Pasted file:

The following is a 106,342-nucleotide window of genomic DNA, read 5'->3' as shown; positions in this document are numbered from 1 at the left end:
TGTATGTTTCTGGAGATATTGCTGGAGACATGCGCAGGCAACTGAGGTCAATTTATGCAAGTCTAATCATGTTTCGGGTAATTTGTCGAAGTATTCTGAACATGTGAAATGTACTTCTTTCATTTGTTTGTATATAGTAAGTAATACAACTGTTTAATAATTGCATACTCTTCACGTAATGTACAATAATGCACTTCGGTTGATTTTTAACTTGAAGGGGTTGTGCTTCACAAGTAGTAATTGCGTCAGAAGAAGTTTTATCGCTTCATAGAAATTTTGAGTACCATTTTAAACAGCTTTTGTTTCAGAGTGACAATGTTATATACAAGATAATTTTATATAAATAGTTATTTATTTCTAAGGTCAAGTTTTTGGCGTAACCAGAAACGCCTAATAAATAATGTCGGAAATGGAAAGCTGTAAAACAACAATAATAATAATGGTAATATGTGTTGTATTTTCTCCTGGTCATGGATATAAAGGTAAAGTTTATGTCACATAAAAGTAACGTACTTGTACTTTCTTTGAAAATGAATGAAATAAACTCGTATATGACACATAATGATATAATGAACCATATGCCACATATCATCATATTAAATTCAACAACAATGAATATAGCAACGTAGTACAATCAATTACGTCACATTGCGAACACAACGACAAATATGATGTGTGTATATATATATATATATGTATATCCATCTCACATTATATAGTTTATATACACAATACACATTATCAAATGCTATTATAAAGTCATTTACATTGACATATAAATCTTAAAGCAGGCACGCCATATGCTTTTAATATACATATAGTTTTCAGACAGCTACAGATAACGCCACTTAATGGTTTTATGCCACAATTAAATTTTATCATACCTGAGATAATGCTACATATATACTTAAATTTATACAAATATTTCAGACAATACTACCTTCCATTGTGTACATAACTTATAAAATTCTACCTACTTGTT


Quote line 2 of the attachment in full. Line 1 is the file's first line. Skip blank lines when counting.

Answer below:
TGTATGTTTCTGGAGATATTGCTGGAGACATGCGCAGGCAACTGAGGTCAATTTATGCAAGTCTAATCATGTTTCGGGTAATTTGTCGAAGTATTCTGAACATGTGAAATGTACTTCTTTCATTTGTTTGTATATAGTAAGTAATACAACTGTTTAATAATTGCATACTCTTCACGTAATGTACAATAATGCACTTCGGTTGATTTTTAACTTGAAGGGGTTGTGCTTCACAAGTAGTAATTGCGTCAGAAGAAGTTTTATCGCTTCATAGAAATTTTGAGTACCATTTTAAACAGCTTTTGTTTCAGAGTGACAATGTTATATACAAGATAATTTTATATAAATAGTTATTTATTTCTAAGGTCAAGTTTTTGGCGTAACCAGAAACGCCTAATAAATAATGTCGGAAATGGAAAGCTGTAAAACAACAATAATAATAATGGTAATATGTGTTGTATTTTCTCCTGGTCATGGATATAAAGGTAAAGTTTATGTCACATAAAAGTAACGTACTTGTACTTTCTTTGAAAATGAATGAAATAAACTCGTATATGACACATAATGATATAATGAACCATATGCCACATATCATCATATTAAATTCAACAACAATGAATATAGCAACGTAGTACAATCAATTACGTCACATTGCGAACACAACGACAAATATGATGTGTGTATATATATATATATATGTATATCCATCTCACATTATATAGTTTATATACACAATACACATTATCAAATGCTATTATAAAGTCATTTACATTGACATATAAATCTTAAAGCAGGCACGCCATATGCTTTTAATATACATATAGTTTTCAGACAGCTACAGATAACGCCACTTAATGGTTTTATGCCACAATTAAATTTTATCATACCTGAGATAATGCTACATATATACTTAAATTTATACAAATATTTCAGACAATACTACCTTCCATTGTGTACATAACTTATAAAATTCTACCTACTTGTT